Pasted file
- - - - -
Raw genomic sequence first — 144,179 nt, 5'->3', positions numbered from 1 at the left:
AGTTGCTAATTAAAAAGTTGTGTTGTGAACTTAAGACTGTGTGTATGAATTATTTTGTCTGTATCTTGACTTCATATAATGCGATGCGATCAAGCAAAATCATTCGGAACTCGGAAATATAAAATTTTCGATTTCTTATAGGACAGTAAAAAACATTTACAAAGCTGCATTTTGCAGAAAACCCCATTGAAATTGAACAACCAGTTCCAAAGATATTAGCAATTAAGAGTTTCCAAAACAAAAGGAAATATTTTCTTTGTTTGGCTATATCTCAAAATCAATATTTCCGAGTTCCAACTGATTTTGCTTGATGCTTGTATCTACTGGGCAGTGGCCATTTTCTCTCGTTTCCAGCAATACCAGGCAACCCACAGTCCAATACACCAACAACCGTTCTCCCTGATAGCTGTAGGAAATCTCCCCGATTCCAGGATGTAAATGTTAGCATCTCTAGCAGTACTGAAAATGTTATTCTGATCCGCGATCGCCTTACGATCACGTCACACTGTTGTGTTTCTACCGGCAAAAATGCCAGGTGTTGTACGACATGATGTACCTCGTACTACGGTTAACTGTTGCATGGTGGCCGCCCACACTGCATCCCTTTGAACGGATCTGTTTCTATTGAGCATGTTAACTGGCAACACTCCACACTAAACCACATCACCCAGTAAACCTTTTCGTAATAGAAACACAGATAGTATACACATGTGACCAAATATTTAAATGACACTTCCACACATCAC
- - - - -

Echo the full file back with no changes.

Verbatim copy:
Raw genomic sequence first — 144,179 nt, 5'->3', positions numbered from 1 at the left:
AGTTGCTAATTAAAAAGTTGTGTTGTGAACTTAAGACTGTGTGTATGAATTATTTTGTCTGTATCTTGACTTCATATAATGCGATGCGATCAAGCAAAATCATTCGGAACTCGGAAATATAAAATTTTCGATTTCTTATAGGACAGTAAAAAACATTTACAAAGCTGCATTTTGCAGAAAACCCCATTGAAATTGAACAACCAGTTCCAAAGATATTAGCAATTAAGAGTTTCCAAAACAAAAGGAAATATTTTCTTTGTTTGGCTATATCTCAAAATCAATATTTCCGAGTTCCAACTGATTTTGCTTGATGCTTGTATCTACTGGGCAGTGGCCATTTTCTCTCGTTTCCAGCAATACCAGGCAACCCACAGTCCAATACACCAACAACCGTTCTCCCTGATAGCTGTAGGAAATCTCCCCGATTCCAGGATGTAAATGTTAGCATCTCTAGCAGTACTGAAAATGTTATTCTGATCCGCGATCGCCTTACGATCACGTCACACTGTTGTGTTTCTACCGGCAAAAATGCCAGGTGTTGTACGACATGATGTACCTCGTACTACGGTTAACTGTTGCATGGTGGCCGCCCACACTGCATCCCTTTGAACGGATCTGTTTCTATTGAGCATGTTAACTGGCAACACTCCACACTAAACCACATCACCCAGTAAACCTTTTCGTAATAGAAACACAGATAGTATACACATGTGACCAAATATTTAAATGACACTTCCACACATCAC